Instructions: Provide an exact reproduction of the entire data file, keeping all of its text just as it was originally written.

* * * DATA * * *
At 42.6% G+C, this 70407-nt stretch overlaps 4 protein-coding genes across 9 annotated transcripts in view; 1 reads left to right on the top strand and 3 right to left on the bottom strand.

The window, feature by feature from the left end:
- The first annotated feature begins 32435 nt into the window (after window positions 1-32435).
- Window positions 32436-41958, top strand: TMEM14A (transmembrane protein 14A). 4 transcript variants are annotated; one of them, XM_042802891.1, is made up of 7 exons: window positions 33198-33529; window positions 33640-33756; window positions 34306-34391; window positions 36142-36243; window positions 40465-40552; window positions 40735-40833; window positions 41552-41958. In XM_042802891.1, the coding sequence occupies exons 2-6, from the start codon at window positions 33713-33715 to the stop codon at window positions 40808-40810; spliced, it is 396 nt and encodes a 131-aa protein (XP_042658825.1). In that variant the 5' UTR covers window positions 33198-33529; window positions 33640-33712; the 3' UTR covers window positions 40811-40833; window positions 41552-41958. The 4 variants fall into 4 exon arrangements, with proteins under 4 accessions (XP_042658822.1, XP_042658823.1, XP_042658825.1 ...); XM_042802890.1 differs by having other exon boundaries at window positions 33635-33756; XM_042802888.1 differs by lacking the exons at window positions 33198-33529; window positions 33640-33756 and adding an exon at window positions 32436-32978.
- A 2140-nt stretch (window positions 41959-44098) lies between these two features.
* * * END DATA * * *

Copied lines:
At 42.6% G+C, this 70407-nt stretch overlaps 4 protein-coding genes across 9 annotated transcripts in view; 1 reads left to right on the top strand and 3 right to left on the bottom strand.

The window, feature by feature from the left end:
- The first annotated feature begins 32435 nt into the window (after window positions 1-32435).
- Window positions 32436-41958, top strand: TMEM14A (transmembrane protein 14A). 4 transcript variants are annotated; one of them, XM_042802891.1, is made up of 7 exons: window positions 33198-33529; window positions 33640-33756; window positions 34306-34391; window positions 36142-36243; window positions 40465-40552; window positions 40735-40833; window positions 41552-41958. In XM_042802891.1, the coding sequence occupies exons 2-6, from the start codon at window positions 33713-33715 to the stop codon at window positions 40808-40810; spliced, it is 396 nt and encodes a 131-aa protein (XP_042658825.1). In that variant the 5' UTR covers window positions 33198-33529; window positions 33640-33712; the 3' UTR covers window positions 40811-40833; window positions 41552-41958. The 4 variants fall into 4 exon arrangements, with proteins under 4 accessions (XP_042658822.1, XP_042658823.1, XP_042658825.1 ...); XM_042802890.1 differs by having other exon boundaries at window positions 33635-33756; XM_042802888.1 differs by lacking the exons at window positions 33198-33529; window positions 33640-33756 and adding an exon at window positions 32436-32978.
- A 2140-nt stretch (window positions 41959-44098) lies between these two features.